There are literally thousands of old, U.S. Food and Drug Administration (FDA) approved drugs that may have other potential uses besides the conditions for which they were approved. The trouble it: nobody has the profit motive to fully investigate them. Even when there are studies the FDA is suspect. The agency understands there will be little monitoring or follow-up studies reviewing long-term efficacy.
This is Dr. Stanley Goldfarb in the Wall Street Journal:
The National Library of Medicine database shows more than 2,700 recent papers on “racism and medicine,” which generally purport to show physician bias leading to racial disparities in health outcomes. Yet the most commonly cited studies are shoddily designed, ignore such critical factors as pre-existing conditions, or reach predetermined and sensationalized conclusions that aren’t supported by reported results. These papers in turn are used to source even more shoddy research.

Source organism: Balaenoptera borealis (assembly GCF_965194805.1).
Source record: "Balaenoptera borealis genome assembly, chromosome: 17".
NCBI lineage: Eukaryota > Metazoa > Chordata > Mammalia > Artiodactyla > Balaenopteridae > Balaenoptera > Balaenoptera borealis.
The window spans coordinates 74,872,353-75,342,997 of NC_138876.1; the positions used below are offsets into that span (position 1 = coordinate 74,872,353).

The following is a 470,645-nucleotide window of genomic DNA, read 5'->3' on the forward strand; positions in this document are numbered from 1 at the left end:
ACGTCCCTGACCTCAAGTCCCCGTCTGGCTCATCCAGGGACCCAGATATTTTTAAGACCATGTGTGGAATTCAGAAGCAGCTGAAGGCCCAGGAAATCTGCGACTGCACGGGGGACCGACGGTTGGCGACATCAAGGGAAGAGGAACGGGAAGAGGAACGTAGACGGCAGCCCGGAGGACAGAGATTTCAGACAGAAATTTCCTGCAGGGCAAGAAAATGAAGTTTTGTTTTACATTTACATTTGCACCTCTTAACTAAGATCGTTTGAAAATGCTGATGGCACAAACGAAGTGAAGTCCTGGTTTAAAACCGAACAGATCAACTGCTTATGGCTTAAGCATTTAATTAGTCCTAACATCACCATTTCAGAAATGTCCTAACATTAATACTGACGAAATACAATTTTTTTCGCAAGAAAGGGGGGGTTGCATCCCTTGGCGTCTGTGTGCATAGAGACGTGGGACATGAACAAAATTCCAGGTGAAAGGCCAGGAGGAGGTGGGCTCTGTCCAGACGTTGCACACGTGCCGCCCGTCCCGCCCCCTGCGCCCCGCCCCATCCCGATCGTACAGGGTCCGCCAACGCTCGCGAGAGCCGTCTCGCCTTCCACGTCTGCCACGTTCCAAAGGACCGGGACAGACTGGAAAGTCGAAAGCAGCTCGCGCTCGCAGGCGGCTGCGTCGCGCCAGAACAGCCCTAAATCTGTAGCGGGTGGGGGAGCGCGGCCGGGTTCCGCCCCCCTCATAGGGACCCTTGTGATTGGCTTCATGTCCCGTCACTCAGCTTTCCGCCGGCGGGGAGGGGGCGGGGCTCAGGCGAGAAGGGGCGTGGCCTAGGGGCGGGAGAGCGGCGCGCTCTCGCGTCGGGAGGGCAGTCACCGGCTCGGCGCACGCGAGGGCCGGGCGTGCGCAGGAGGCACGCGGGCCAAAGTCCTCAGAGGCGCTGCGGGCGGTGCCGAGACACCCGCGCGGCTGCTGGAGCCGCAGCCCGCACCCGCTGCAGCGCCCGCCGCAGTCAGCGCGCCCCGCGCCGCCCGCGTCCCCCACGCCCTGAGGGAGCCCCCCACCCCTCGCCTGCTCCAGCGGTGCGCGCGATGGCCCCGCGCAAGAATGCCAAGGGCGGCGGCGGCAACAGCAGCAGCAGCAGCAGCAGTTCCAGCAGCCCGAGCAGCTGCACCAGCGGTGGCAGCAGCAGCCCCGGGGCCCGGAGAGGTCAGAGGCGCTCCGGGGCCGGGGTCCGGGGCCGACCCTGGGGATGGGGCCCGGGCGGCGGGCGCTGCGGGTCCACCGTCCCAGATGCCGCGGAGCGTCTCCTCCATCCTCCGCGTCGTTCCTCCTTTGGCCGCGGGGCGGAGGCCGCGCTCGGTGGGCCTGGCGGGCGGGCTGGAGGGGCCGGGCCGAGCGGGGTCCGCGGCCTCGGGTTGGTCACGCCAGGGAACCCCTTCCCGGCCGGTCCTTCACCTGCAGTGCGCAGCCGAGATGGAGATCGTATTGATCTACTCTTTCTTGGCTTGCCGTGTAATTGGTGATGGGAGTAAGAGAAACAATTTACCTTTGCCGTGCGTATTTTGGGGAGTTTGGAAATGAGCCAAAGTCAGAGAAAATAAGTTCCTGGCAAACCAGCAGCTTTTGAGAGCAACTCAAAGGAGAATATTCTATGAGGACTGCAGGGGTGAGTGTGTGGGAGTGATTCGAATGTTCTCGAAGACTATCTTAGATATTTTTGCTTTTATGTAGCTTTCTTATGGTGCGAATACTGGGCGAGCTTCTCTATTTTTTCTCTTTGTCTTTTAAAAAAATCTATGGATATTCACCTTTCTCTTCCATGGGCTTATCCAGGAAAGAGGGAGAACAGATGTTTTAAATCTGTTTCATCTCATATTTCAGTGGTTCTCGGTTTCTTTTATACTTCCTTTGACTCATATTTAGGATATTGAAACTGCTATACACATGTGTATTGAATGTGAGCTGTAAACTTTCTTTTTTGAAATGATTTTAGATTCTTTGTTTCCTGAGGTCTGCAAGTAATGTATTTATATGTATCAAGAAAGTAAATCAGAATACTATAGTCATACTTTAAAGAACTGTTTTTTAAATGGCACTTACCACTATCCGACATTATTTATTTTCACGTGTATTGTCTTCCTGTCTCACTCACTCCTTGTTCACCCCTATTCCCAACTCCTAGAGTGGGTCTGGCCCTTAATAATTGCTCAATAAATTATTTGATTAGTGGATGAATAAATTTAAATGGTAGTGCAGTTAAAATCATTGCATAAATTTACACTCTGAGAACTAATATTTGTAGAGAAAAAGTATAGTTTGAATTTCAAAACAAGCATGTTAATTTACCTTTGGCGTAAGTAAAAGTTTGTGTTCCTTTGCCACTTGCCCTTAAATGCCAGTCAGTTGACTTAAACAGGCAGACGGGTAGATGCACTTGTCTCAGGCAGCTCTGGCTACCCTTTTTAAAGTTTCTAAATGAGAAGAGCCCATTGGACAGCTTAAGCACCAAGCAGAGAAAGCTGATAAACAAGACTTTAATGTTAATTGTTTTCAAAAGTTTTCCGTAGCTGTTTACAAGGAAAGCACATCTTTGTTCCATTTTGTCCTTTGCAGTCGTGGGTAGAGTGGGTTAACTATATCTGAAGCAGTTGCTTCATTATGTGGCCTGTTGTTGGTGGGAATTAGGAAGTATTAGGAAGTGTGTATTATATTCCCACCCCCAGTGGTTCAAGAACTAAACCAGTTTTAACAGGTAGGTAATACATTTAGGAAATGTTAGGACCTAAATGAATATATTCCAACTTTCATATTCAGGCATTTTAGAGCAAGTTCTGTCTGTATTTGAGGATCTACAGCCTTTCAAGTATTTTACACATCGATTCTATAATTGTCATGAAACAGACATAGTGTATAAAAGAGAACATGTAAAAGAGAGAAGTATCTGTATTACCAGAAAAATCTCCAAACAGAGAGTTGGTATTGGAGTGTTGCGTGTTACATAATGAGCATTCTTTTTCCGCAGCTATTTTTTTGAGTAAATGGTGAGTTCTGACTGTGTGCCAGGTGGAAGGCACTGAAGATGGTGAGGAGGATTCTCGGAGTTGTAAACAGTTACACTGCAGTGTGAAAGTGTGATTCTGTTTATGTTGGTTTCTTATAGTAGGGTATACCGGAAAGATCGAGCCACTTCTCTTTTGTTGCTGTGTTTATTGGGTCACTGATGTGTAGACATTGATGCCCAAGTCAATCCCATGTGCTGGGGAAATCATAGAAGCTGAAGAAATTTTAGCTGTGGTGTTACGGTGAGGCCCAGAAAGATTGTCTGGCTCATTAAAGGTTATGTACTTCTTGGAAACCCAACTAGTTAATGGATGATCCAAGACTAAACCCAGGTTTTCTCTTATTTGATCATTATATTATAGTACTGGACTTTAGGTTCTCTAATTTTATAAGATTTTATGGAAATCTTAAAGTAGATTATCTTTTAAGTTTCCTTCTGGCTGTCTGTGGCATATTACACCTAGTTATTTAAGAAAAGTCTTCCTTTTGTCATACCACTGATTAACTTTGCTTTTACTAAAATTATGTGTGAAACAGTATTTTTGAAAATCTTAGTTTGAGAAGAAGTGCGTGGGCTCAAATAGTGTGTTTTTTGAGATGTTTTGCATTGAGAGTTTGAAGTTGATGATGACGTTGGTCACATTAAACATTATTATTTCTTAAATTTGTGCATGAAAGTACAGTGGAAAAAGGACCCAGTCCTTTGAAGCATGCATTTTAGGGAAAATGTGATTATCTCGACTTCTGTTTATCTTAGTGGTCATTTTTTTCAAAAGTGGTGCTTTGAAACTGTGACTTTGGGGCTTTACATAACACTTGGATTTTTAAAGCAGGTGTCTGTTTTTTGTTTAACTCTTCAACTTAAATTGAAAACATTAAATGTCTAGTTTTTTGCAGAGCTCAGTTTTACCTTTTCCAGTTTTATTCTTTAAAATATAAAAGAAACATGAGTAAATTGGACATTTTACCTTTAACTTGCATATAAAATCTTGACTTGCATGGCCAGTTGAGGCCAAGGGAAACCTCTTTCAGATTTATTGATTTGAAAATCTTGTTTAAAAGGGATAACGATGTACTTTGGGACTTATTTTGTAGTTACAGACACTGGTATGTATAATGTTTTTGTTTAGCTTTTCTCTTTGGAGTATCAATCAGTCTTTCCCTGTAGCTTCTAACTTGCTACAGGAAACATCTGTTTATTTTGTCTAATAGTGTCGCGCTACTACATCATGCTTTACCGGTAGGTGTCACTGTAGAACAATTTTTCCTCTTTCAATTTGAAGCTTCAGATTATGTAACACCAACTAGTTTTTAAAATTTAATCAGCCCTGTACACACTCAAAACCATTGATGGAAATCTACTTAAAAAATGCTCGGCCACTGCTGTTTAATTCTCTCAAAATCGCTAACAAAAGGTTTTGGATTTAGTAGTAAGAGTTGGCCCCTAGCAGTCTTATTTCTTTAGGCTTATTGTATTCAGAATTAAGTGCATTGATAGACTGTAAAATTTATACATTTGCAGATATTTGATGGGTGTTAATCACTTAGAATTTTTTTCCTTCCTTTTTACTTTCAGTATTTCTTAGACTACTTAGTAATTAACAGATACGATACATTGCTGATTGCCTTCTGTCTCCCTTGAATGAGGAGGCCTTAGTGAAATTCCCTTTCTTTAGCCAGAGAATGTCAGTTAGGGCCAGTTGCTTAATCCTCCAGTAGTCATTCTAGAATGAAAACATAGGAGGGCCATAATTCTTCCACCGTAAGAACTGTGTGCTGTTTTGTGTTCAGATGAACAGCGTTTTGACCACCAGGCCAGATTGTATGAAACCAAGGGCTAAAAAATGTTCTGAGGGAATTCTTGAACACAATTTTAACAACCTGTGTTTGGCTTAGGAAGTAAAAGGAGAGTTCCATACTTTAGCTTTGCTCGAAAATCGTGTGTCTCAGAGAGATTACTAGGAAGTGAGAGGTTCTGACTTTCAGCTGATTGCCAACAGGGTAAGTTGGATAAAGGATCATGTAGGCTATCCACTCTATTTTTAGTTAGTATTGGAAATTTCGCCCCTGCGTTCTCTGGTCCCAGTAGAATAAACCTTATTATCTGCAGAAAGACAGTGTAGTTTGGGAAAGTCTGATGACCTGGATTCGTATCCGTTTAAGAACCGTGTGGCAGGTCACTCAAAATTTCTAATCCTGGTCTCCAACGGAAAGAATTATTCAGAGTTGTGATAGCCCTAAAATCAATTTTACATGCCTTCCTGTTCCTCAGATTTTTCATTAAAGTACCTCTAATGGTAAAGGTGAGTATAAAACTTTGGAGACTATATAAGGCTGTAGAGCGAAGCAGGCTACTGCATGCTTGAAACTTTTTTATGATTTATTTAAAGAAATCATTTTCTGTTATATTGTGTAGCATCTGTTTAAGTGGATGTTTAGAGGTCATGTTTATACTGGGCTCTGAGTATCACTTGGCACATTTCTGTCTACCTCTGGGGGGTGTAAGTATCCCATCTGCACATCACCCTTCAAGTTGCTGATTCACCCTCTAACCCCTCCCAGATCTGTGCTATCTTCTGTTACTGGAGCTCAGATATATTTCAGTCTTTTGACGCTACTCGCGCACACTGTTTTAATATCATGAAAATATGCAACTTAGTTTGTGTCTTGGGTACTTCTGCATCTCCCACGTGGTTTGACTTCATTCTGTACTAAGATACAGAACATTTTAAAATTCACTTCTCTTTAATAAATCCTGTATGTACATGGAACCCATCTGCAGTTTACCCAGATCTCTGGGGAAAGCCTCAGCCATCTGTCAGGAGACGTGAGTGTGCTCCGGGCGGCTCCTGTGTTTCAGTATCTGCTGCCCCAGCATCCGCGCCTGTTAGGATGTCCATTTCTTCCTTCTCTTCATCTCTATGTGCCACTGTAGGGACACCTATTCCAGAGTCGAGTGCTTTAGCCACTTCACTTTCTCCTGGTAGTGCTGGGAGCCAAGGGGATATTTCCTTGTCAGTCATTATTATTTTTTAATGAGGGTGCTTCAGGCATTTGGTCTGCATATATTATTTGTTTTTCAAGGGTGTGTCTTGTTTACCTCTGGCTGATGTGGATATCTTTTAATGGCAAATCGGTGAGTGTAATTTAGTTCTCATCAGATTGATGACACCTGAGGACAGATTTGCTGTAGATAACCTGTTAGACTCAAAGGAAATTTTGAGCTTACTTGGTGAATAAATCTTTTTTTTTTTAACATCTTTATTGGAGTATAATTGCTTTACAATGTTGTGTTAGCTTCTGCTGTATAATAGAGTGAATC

Nearly two-thirds of adults (62%) take at least one prescription drug. Of Americans on a drug, nearly one-third (30%) report either not filling a prescription or not taking it as directed due to the cost. Even people with prescription drug coverage often find drug copays are costly. According to Kaiser Family Foundation, the average copay for a generic drug is only $12 but many copays are much higher.
Will 10,000 steps a day make you healthier? No. 7,000 steps seems to get the job done.
How did the Middle Ages respond to the Back Death? With price controls and more. (recommended)